ROB WILLIAMS (RW): He’s an ordinary guy with hopes and dreams that have been crippled by compromise over the years. A mortgage, a family, a job that sucks the energy out of him preventing him from doing what he’d love to do. He grows up loving old sci-fi comics but he’s never left the Tri-State area. It’s a very relatable story. And then one day he discovers he has one month left to live and gets these super powers, and he suddenly has to decide what he’s going to do with the time remaining, what he wants his legacy to be.
RR: He’s an everyman. He’s a guy who slowly gave up on his childhood dreams and accepted a job as a banker for the sake of security. He’s a pragmatist, a provider. He suits up and shows up and does what is expected of him. He’s a guy who watches days drift by into years as he does the same thing, mindless, as most of us are, of his own mortality waiting at some point down the road. He’s dealing with so much when the news hits him. It needed to feel abrupt and haphazard. He needed to be living his life, mired in all the to do lists and personal struggles we all have to contend with, nothing clean or contrived, awash in the same chaos we all are when the news hit.
JO: At the start, a decent but apparently unexceptional guy. He’s married and has taken on his late sister’s ten year old daughter. He has always been taken with SciFi and heroic lit but never had the chance to be a hero. Life is slipping past him and he knows it. Until he sees something and refuses to look away – and pays a price for it.

MA: The solicitation suggests that Dennis may not necessarily choose a heroic path; what's driving him upon discovering his impending demise? Is it too simple to classify him as a hero or villain?

SM: No comment. That's what the whole series is about!
RW: Dennis has to decide what he wants to be in a manner that’s reminiscent of classic Marvel origins like Spider-Man. Suddenly he has the ability to just walk into a bank and take all the money he wants. That’s got to be pretty tempting to a guy struggling to make ends meet for his family every month. It reminds me of Spidey choosing not to stop the mugger in his origin story. That’s a classic line in temptation - giving someone super powers out of the blue. They have to choose who they want to be on a scale that they have no way of preparing for. And in Dennis’ case, he could suddenly be one of the most powerful people in the whole Marvel universe. There’s a Billy Bragg lyric that goes “virtue never tested is no virtue at all.” Well, Dennis’ virtue is about to be tested.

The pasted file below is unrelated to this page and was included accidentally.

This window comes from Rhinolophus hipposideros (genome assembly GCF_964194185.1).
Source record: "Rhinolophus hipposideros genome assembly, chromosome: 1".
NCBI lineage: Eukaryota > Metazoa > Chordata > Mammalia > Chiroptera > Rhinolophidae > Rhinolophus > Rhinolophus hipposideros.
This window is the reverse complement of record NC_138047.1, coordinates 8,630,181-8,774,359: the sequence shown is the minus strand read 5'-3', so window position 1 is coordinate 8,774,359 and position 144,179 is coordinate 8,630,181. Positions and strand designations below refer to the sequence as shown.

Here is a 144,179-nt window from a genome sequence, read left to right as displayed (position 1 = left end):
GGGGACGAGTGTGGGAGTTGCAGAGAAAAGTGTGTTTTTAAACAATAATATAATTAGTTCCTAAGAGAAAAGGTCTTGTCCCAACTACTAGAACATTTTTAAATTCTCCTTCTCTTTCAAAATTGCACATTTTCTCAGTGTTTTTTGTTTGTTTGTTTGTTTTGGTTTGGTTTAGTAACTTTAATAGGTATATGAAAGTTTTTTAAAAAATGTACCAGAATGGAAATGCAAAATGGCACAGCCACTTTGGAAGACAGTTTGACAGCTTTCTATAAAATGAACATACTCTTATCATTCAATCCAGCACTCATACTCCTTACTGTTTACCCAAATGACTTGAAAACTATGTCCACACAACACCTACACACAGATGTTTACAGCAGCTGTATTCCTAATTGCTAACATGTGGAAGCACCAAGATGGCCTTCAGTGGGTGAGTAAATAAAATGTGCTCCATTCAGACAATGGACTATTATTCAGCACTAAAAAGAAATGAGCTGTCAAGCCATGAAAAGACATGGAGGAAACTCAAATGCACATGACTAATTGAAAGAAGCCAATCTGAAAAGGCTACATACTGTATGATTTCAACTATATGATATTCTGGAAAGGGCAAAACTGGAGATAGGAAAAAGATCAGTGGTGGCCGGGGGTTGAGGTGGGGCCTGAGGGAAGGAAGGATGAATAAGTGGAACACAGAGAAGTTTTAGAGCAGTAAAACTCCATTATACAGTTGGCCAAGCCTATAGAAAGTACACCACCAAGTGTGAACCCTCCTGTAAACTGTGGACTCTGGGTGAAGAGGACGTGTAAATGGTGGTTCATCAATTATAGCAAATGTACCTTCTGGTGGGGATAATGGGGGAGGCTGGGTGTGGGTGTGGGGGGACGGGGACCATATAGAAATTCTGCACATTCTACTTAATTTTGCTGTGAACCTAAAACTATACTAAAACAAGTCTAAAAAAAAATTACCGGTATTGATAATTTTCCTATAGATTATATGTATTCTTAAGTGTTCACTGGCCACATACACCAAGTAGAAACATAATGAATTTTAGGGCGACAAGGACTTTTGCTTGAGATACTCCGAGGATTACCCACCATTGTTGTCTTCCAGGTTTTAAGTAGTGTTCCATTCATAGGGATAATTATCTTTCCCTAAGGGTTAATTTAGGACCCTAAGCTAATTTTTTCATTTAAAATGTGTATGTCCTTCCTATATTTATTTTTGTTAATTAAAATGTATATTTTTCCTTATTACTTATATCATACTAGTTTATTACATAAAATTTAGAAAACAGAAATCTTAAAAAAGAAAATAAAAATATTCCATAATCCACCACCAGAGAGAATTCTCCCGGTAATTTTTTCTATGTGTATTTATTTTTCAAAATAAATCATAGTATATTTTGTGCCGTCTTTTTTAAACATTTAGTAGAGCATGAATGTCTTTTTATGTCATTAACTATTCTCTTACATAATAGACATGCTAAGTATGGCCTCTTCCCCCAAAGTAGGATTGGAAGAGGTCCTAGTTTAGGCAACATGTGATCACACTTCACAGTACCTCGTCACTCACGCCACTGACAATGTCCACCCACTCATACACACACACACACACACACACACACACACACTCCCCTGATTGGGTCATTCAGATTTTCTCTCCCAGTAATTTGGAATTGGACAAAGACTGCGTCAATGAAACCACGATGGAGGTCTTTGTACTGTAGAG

RR: I think it’s too simple to classify anyone as either. Everyone has varying degrees of both in them. We watch as that pendulum swings in Dennis. Where it ends is a big part of the story.

MA: Accidental exposure to hazards (notably radiation and chemicals) that would be fatal in the real world has long been a source of superpowers in the Marvel Universe, and the idea has been played around with in other books, notably Warren Ellis' RUINS. What makes this a compelling aspect of the Marvel Universe to examine?

RR: Classic trope. When Stephen and I were discussing how Dennis gains these powers it was important to us both it feel like a Marvel origin. A conflicted character suddenly has his life changed by a random event. It just so happens in the MU that random event often involves radioactive elements. In this it also involves a good deal of bio-waste.
JO: I think it’s a deep-seated part of the Marvel mythos. The FF, Spider-man, and so many others are more or less normal people who suddenly acquire these powers. Even the X-Men, who are who and what they are by birth, don’t usually acquire their mutant powers until puberty. They have a “normal” youth, more or less. So all the heroes bring who they are as characters to what they become as heroes or villains. Some characters, heroes or villains, are defined by their powers. At Marvel, they defined by who they are as characters first. The same holds true for Dennis and the story is not simply about the powers and whether or not he lives or dies or becomes a hero or villain – it’s about who he becomes as a person.
RW: I like the fact that we start this story with a Marvel archetype, as you say, but then it becomes something quite different. It’s obvious from the core concept that this isn’t your average superhero book. The main character has one month to live, and a wife and an adopted daughter he’s going to leave behind, and the writers and editors working on the book have all drawn on some very personal experiences in telling this tale. The intention has been to do the subject matter justice and not be flippant with it.